Breaking Through

A+woman+yells+during+the+Youth+Climate+Strike+protesting+climate+change+in+San+Francisco%2C+Friday%2C+March+15%2C+2019.+Thousands+of+students+around+the+world+protested+the+perceived+inaction+from+their+lawmakers+in+regards+to+climate+change.
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Breaking Through

A woman yells during the Youth Climate Strike protesting climate change in San Francisco, Friday, March 15, 2019. Thousands of students around the world protested the perceived inaction from their lawmakers in regards to climate change.

A woman yells during the Youth Climate Strike protesting climate change in San Francisco, Friday, March 15, 2019. Thousands of students around the world protested the perceived inaction from their lawmakers in regards to climate change.

A woman yells during the Youth Climate Strike protesting climate change in San Francisco, Friday, March 15, 2019. Thousands of students around the world protested the perceived inaction from their lawmakers in regards to climate change.

A woman yells during the Youth Climate Strike protesting climate change in San Francisco, Friday, March 15, 2019. Thousands of students around the world protested the perceived inaction from their lawmakers in regards to climate change.

By Ian Duncanson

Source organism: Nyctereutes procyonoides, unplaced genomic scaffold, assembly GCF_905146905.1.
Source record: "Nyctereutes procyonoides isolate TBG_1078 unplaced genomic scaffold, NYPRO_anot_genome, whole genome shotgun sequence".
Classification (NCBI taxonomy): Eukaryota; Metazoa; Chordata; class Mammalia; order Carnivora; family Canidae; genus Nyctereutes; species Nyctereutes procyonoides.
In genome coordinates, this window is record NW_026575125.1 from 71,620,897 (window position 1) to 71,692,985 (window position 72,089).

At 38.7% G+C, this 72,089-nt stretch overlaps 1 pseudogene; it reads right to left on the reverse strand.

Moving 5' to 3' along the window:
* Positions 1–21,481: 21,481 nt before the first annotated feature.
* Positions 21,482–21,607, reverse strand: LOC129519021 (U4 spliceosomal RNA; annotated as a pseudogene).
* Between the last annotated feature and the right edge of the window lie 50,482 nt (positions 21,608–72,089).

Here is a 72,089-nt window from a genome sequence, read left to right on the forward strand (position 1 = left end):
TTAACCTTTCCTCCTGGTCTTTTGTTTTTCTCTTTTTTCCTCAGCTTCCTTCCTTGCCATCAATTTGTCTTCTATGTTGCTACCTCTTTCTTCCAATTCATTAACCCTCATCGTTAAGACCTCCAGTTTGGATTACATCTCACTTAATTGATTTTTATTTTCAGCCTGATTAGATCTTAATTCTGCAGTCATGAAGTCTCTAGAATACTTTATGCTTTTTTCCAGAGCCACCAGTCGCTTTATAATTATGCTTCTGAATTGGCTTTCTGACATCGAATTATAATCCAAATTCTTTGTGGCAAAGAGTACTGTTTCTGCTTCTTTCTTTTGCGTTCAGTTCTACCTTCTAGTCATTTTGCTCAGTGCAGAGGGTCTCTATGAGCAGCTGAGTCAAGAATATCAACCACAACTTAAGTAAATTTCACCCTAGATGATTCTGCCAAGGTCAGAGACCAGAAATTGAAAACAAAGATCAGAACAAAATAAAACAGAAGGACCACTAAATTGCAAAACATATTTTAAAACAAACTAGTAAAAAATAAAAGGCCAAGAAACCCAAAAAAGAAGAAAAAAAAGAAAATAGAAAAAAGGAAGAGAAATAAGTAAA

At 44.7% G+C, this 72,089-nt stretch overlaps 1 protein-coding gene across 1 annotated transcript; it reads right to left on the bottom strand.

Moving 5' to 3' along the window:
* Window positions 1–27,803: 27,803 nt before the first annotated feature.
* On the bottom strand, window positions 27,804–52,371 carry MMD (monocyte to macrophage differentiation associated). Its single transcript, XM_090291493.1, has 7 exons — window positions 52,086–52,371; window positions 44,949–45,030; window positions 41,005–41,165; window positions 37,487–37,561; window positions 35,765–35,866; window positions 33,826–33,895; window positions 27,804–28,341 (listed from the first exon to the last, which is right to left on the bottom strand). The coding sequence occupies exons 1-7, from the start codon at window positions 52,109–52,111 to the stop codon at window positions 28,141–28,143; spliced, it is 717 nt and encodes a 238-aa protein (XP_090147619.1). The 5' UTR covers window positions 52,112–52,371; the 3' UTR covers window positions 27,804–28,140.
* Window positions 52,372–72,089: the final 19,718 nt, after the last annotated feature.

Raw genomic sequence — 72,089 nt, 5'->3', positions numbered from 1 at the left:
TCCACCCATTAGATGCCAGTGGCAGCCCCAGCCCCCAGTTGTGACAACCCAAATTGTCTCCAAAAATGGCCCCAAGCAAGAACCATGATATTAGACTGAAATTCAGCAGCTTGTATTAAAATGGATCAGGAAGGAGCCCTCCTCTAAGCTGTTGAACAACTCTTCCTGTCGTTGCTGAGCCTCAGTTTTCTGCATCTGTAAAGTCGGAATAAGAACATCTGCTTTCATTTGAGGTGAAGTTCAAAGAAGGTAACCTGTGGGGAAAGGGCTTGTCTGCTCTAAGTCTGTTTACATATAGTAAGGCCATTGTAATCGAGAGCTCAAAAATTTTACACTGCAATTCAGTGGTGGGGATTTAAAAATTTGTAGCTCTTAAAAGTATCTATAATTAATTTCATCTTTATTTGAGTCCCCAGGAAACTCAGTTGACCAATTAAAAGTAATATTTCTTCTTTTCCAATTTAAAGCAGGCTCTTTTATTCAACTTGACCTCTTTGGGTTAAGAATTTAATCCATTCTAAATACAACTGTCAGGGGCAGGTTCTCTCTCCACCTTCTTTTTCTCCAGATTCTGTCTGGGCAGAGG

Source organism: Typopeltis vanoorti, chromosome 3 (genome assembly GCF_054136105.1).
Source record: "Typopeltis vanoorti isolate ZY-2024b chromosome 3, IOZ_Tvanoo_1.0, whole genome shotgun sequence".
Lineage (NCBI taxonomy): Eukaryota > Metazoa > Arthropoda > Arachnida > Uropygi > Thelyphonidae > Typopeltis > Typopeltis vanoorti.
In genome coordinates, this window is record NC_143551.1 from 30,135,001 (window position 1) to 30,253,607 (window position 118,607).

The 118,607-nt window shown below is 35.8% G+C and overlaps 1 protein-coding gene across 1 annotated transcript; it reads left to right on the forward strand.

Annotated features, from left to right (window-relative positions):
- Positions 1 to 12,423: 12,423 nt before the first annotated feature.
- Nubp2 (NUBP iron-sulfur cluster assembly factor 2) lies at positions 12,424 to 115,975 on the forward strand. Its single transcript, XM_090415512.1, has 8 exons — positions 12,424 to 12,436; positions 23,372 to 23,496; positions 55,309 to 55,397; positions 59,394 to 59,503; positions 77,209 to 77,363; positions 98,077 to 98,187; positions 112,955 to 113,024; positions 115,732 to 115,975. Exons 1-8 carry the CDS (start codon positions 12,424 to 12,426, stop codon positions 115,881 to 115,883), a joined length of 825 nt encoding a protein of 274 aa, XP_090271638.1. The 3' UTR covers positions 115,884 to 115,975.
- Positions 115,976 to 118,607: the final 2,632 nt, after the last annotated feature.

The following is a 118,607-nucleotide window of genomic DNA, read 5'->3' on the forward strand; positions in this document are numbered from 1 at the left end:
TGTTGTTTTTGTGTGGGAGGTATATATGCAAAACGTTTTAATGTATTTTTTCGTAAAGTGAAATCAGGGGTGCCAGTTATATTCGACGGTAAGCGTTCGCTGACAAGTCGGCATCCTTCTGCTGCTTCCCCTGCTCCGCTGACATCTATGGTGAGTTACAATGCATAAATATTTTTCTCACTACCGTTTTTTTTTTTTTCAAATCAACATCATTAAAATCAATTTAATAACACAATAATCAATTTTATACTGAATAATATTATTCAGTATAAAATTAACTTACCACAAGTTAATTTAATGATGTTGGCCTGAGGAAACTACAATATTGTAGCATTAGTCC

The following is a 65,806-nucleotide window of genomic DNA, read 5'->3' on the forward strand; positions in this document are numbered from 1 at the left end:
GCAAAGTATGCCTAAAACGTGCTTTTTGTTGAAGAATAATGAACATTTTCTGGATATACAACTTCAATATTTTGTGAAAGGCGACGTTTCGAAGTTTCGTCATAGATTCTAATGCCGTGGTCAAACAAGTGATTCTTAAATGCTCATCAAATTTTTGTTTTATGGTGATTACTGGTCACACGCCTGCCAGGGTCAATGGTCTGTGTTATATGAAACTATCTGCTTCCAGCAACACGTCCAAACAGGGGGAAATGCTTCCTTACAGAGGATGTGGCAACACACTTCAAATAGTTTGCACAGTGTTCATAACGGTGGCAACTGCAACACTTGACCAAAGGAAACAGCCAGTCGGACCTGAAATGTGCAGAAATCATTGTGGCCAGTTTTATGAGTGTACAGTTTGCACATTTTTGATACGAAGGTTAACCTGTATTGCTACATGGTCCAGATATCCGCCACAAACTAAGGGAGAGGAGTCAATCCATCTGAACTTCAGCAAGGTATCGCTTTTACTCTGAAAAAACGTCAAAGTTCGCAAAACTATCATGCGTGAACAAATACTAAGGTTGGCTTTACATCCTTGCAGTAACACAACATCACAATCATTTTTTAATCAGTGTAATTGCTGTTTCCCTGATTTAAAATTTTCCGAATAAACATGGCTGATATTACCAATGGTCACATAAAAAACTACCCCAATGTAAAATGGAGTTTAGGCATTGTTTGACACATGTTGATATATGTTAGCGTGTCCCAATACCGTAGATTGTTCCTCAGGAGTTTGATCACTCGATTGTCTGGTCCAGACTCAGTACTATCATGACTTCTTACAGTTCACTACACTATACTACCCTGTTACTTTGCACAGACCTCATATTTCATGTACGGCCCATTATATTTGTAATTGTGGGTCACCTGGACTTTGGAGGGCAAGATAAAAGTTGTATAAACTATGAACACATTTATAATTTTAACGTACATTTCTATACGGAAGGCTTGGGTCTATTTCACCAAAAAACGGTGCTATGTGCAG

This is a public service announcement, made for you; the reader, the student, the teacher, the staff member, the parent. On May 22nd, 2019, Tam High will be having it’s “52nd” anniversary of Breakthrough day. The purpose is to spend two hours breaking past racial barriers and to come together as a school community, but also learn about the historical background around racism, white privilege, and other related topics at Tam. It’s a time for intellectual conversations and developing a deep understanding of struggles shared by the students and adults of color at Tam. I would like to start by citing a few dates: February 27th, 1967; the first ever Breakthrough Day, led by students of color at Tam to unite with their peers and push past the difficult racial walls that were up during that time. February 27th, 2017; the “50th” anniversary of that day, where the Tam population had an assembly in Gus Gym, commemorating the event and celebrating with a guest speaker/rapper, as well as performances from students. The idea of Breakthrough Day is beautiful, which is why Tam’s Students Organized Against Racism (SOAR) program is bringing it back this year. However, before we as a school enter into this day of unity and progression, there are certain things that need to be addressed among the school population of Tam, as well as the Tam community, that have been silenced. The objective of this is to provide reflection so that we can all go into this experience on the same page.